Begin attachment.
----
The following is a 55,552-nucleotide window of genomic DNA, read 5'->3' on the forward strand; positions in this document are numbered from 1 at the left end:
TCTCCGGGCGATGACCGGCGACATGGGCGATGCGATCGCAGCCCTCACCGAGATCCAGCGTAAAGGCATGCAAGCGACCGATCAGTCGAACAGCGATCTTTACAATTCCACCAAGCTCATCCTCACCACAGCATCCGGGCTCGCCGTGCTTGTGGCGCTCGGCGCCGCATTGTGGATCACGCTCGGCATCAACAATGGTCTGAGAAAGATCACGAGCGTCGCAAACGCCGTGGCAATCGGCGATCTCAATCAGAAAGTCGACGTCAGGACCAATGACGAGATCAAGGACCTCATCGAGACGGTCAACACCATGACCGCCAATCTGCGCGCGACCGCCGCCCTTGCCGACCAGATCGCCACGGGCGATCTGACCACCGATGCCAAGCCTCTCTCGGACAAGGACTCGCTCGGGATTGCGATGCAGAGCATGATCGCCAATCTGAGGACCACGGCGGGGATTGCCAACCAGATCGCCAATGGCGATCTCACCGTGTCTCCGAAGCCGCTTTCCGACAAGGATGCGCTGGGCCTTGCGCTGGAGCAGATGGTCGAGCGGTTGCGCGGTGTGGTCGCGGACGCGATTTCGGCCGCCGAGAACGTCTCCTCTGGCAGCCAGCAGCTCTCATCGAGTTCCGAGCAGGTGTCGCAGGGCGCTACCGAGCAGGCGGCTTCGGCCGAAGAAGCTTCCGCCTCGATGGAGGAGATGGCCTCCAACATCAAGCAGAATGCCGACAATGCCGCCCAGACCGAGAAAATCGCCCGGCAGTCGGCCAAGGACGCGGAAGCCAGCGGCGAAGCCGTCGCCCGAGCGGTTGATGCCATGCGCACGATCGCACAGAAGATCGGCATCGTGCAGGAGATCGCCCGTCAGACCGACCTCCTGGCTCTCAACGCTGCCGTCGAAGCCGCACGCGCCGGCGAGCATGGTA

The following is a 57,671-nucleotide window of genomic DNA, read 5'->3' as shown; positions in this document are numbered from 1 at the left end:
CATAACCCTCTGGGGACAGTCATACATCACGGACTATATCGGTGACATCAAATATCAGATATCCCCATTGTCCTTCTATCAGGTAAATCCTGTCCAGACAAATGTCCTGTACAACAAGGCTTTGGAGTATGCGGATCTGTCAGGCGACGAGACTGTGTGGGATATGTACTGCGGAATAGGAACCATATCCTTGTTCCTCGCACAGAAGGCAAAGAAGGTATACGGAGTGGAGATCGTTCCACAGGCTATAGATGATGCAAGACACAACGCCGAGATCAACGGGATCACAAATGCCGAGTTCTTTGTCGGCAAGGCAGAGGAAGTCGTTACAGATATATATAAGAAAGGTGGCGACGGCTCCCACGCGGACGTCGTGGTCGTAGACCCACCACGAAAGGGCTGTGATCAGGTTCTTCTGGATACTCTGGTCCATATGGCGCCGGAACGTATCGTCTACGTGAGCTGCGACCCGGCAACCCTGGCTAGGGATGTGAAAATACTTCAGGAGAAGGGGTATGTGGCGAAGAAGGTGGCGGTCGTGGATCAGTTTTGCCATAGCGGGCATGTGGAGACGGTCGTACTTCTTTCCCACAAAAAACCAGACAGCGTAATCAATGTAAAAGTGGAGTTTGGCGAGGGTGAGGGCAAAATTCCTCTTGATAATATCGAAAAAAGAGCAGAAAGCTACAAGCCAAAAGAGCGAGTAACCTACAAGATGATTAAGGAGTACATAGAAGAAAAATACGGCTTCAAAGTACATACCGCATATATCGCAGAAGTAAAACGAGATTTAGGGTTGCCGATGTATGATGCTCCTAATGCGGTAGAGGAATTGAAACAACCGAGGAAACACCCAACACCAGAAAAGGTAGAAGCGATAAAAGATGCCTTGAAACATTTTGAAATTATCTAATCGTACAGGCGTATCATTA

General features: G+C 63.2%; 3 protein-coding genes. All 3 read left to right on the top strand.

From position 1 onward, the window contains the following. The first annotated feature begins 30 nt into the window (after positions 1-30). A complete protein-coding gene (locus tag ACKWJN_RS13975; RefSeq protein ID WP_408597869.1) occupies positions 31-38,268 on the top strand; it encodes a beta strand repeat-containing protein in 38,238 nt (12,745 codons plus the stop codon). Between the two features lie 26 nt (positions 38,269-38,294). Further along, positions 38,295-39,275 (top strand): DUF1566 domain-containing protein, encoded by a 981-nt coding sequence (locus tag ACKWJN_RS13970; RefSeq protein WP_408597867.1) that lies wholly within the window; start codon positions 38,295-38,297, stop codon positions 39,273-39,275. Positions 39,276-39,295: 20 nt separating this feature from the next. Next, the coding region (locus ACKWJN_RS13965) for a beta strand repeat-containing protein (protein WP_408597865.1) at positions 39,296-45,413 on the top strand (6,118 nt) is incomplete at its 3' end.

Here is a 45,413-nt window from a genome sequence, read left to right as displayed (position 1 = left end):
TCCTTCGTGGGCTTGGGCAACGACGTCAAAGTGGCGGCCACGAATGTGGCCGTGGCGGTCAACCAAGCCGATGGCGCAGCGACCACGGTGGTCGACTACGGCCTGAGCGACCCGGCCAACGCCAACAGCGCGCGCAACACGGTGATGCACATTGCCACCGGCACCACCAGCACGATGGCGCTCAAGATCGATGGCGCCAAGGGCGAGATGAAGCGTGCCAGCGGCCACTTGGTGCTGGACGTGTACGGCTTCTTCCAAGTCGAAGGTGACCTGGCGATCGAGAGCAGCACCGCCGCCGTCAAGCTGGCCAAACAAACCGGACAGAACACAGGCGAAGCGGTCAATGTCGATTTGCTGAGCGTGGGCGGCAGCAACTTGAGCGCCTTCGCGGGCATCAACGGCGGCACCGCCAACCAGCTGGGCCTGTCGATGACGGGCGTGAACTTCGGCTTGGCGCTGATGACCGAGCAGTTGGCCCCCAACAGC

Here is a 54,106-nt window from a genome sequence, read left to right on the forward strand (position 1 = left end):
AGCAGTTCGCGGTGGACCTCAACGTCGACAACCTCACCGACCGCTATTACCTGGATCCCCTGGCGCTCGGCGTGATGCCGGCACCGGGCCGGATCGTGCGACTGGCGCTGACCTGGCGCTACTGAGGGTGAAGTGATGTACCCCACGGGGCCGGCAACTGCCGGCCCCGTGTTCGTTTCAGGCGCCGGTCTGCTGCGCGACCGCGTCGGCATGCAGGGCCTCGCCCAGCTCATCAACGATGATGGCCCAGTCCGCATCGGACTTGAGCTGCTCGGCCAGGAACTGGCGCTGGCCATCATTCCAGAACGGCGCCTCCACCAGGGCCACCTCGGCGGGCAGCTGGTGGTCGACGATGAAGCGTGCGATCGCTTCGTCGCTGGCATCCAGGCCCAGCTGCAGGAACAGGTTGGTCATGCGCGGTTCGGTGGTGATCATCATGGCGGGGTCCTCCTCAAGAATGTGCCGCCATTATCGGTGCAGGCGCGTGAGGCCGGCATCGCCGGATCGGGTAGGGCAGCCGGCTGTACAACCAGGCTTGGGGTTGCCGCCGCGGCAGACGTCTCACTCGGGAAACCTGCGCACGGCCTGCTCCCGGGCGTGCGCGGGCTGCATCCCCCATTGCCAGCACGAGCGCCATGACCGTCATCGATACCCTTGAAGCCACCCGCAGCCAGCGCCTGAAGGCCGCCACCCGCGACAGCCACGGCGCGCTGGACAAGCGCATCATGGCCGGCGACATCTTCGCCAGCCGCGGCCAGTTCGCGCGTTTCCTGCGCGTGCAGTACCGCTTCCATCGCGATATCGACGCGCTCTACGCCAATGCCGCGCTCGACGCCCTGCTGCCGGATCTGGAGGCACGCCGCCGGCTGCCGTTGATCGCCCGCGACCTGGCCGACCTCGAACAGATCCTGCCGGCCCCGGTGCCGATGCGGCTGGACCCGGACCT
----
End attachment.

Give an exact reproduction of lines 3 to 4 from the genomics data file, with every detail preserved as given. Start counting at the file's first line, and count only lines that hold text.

The following is a 57,671-nucleotide window of genomic DNA, read 5'->3' as shown; positions in this document are numbered from 1 at the left end:
CATAACCCTCTGGGGACAGTCATACATCACGGACTATATCGGTGACATCAAATATCAGATATCCCCATTGTCCTTCTATCAGGTAAATCCTGTCCAGACAAATGTCCTGTACAACAAGGCTTTGGAGTATGCGGATCTGTCAGGCGACGAGACTGTGTGGGATATGTACTGCGGAATAGGAACCATATCCTTGTTCCTCGCACAGAAGGCAAAGAAGGTATACGGAGTGGAGATCGTTCCACAGGCTATAGATGATGCAAGACACAACGCCGAGATCAACGGGATCACAAATGCCGAGTTCTTTGTCGGCAAGGCAGAGGAAGTCGTTACAGATATATATAAGAAAGGTGGCGACGGCTCCCACGCGGACGTCGTGGTCGTAGACCCACCACGAAAGGGCTGTGATCAGGTTCTTCTGGATACTCTGGTCCATATGGCGCCGGAACGTATCGTCTACGTGAGCTGCGACCCGGCAACCCTGGCTAGGGATGTGAAAATACTTCAGGAGAAGGGGTATGTGGCGAAGAAGGTGGCGGTCGTGGATCAGTTTTGCCATAGCGGGCATGTGGAGACGGTCGTACTTCTTTCCCACAAAAAACCAGACAGCGTAATCAATGTAAAAGTGGAGTTTGGCGAGGGTGAGGGCAAAATTCCTCTTGATAATATCGAAAAAAGAGCAGAAAGCTACAAGCCAAAAGAGCGAGTAACCTACAAGATGATTAAGGAGTACATAGAAGAAAAATACGGCTTCAAAGTACATACCGCATATATCGCAGAAGTAAAACGAGATTTAGGGTTGCCGATGTATGATGCTCCTAATGCGGTAGAGGAATTGAAACAACCGAGGAAACACCCAACACCAGAAAAGGTAGAAGCGATAAAAGATGCCTTGAAACATTTTGAAATTATCTAATCGTACAGGCGTATCATTA